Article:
Catecholamines

What are catecholamines?

Catecholamines are a group of neurotransmitters that include dopamine, norepinephrine, also called noradrenaline, and epinephrine, also called adrenaline. The sympathetic nervous system stimulates the release of catecholamines to mediate adaptive responses to acute stress. Catecholamines are also linked to long-term memory of events that induce strong emotions, including fear. Stress-responsive neurotransmitters released during emotional arousal are thought to enhance the consolidation of fear memory. Hyperresponsiveness in the dopaminergic system is common in individuals who have been exposed to stress, which was associated with PTSD symptoms such as restlessness, nightmares, fear memory, and impulsivity. Over activation of noradrenaline receptors could be associated with the flashbacks, and nightmares frequently experienced by those with persistence of PTSD symptoms.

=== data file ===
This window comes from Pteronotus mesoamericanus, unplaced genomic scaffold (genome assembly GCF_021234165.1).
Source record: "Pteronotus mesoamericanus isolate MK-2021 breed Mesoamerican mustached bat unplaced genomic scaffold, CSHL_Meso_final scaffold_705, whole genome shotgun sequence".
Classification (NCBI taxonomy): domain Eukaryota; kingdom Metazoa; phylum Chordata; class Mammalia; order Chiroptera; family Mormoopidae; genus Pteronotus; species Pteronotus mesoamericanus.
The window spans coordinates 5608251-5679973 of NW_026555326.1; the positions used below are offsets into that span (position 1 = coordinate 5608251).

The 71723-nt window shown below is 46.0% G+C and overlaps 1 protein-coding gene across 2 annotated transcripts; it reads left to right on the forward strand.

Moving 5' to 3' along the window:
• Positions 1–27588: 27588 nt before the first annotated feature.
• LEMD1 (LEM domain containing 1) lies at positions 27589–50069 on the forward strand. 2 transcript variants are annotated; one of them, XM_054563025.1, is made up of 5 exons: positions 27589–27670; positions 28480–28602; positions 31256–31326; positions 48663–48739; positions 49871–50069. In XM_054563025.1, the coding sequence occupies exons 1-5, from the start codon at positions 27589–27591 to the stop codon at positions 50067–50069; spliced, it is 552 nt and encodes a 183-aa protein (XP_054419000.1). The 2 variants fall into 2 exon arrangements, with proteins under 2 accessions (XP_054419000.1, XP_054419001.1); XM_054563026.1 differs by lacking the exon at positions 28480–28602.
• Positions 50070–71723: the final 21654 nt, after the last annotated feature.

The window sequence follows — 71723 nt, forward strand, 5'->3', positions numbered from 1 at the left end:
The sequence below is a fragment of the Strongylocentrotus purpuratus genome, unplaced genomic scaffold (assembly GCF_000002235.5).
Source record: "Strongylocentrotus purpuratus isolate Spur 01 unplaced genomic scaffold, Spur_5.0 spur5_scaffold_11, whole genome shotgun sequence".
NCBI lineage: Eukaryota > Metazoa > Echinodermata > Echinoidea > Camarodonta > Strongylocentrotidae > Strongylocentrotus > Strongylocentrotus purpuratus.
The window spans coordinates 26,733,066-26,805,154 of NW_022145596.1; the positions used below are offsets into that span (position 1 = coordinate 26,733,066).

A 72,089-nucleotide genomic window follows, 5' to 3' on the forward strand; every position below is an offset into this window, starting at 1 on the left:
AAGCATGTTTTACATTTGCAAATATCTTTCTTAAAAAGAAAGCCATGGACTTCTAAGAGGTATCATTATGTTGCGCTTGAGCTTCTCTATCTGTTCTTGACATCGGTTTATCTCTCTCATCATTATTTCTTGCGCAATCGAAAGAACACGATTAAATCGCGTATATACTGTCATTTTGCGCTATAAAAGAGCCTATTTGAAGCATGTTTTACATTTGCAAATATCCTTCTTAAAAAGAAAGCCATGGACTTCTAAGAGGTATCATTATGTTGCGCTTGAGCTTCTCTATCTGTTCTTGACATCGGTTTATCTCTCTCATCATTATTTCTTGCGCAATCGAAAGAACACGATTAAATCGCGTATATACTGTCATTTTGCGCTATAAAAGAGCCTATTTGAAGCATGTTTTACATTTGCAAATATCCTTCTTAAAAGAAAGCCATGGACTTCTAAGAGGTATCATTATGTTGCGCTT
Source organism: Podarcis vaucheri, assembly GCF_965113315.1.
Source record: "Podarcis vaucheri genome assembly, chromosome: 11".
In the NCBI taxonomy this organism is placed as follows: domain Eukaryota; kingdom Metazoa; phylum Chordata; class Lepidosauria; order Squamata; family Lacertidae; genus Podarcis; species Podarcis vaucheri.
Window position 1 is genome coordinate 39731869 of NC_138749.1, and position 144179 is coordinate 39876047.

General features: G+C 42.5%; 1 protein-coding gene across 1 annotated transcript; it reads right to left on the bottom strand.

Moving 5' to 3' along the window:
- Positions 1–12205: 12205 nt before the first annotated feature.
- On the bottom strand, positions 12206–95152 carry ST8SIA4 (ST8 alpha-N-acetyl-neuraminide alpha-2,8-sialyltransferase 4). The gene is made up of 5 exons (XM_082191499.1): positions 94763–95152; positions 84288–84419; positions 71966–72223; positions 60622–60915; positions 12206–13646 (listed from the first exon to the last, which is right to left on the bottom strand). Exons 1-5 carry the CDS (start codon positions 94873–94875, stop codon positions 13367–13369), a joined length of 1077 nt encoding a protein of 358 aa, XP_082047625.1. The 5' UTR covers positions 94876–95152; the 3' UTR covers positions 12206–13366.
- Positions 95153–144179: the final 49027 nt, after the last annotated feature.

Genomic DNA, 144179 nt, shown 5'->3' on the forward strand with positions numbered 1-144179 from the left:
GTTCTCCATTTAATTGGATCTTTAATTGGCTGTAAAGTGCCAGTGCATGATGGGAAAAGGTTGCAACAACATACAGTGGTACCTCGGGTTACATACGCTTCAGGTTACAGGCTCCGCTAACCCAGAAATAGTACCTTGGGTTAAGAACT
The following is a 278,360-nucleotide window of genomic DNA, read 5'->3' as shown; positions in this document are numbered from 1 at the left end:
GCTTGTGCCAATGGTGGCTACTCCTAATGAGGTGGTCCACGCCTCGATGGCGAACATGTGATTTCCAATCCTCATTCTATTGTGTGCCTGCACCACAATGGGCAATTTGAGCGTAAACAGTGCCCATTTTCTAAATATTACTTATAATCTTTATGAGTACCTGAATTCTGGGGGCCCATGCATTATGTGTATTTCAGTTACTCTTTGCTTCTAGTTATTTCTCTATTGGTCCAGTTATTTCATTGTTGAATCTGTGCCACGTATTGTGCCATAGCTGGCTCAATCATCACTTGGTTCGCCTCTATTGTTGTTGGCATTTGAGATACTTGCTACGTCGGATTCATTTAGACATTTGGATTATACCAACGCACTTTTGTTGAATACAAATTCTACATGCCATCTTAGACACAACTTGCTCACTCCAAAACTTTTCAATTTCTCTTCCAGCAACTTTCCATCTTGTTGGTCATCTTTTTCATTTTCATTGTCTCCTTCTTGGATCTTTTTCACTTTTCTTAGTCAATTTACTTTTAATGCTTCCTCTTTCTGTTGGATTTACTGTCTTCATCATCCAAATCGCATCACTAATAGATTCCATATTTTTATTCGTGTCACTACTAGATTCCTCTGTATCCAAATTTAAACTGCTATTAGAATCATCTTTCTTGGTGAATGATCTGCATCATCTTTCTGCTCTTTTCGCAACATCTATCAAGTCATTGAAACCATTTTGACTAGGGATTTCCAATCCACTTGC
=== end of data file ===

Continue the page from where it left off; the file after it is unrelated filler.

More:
What is the evidence for changes in catecholamines in people with PTSD?

Moderate to high quality evidence found a small increase in plasma or urinary norepinephrine levels in people with PTSD, with no differences in epinephrine or dopamine levels compared to controls without PTSD. Containing the epinephrine analysis to urine samples showed increased epinephrine in people with PTSD compared to controls.

August 2021

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Last updated at: 2:37 am, 2nd August 2021
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NeuRA Libraries

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